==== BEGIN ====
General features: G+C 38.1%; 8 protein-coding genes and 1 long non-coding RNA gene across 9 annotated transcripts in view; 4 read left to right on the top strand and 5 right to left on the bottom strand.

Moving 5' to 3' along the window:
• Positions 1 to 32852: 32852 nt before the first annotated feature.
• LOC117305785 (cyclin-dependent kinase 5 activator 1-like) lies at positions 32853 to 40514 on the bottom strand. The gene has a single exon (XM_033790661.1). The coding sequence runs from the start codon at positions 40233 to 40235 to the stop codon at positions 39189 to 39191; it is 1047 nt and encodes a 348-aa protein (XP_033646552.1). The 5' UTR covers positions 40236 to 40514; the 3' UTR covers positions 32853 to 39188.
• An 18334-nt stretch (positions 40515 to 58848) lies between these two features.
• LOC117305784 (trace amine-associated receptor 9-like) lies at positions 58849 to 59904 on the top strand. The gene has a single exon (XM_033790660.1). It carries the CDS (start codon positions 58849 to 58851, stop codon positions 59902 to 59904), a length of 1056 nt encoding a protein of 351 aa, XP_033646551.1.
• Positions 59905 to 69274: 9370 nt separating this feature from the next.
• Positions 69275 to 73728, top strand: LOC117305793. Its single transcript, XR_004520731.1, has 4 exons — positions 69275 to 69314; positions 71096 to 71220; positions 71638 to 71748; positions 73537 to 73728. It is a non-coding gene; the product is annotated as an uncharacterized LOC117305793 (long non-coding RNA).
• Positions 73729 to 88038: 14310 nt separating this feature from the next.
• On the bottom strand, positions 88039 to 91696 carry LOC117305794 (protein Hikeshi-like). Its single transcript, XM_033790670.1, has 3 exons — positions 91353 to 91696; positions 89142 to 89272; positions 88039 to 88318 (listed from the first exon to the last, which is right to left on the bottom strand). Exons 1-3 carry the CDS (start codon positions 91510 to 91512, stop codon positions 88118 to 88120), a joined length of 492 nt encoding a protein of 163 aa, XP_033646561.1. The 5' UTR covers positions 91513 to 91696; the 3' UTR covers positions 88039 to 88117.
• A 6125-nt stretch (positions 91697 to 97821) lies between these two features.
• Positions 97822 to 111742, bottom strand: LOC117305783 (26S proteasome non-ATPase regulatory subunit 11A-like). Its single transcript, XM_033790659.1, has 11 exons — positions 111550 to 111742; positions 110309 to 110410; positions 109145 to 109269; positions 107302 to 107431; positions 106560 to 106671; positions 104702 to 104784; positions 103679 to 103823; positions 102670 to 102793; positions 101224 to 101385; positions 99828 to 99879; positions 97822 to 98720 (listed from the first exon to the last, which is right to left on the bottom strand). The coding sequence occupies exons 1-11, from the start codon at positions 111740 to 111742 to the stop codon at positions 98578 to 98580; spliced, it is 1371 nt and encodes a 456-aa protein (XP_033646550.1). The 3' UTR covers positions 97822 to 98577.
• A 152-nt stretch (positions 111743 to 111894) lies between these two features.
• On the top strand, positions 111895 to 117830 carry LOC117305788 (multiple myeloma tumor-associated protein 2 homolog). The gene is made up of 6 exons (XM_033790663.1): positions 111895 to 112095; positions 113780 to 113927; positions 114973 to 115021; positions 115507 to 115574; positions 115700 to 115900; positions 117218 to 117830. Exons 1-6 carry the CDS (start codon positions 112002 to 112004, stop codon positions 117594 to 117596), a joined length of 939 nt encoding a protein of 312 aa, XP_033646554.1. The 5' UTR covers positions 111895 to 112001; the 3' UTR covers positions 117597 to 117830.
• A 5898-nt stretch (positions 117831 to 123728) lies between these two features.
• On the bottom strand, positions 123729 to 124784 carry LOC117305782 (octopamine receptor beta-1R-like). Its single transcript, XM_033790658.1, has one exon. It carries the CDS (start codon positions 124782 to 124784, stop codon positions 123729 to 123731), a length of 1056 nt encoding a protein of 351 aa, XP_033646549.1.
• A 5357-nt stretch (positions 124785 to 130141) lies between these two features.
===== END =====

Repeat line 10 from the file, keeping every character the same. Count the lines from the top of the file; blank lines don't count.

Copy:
• On the bottom strand, positions 88039 to 91696 carry LOC117305794 (protein Hikeshi-like). Its single transcript, XM_033790670.1, has 3 exons — positions 91353 to 91696; positions 89142 to 89272; positions 88039 to 88318 (listed from the first exon to the last, which is right to left on the bottom strand). Exons 1-3 carry the CDS (start codon positions 91510 to 91512, stop codon positions 88118 to 88120), a joined length of 492 nt encoding a protein of 163 aa, XP_033646561.1. The 5' UTR covers positions 91513 to 91696; the 3' UTR covers positions 88039 to 88117.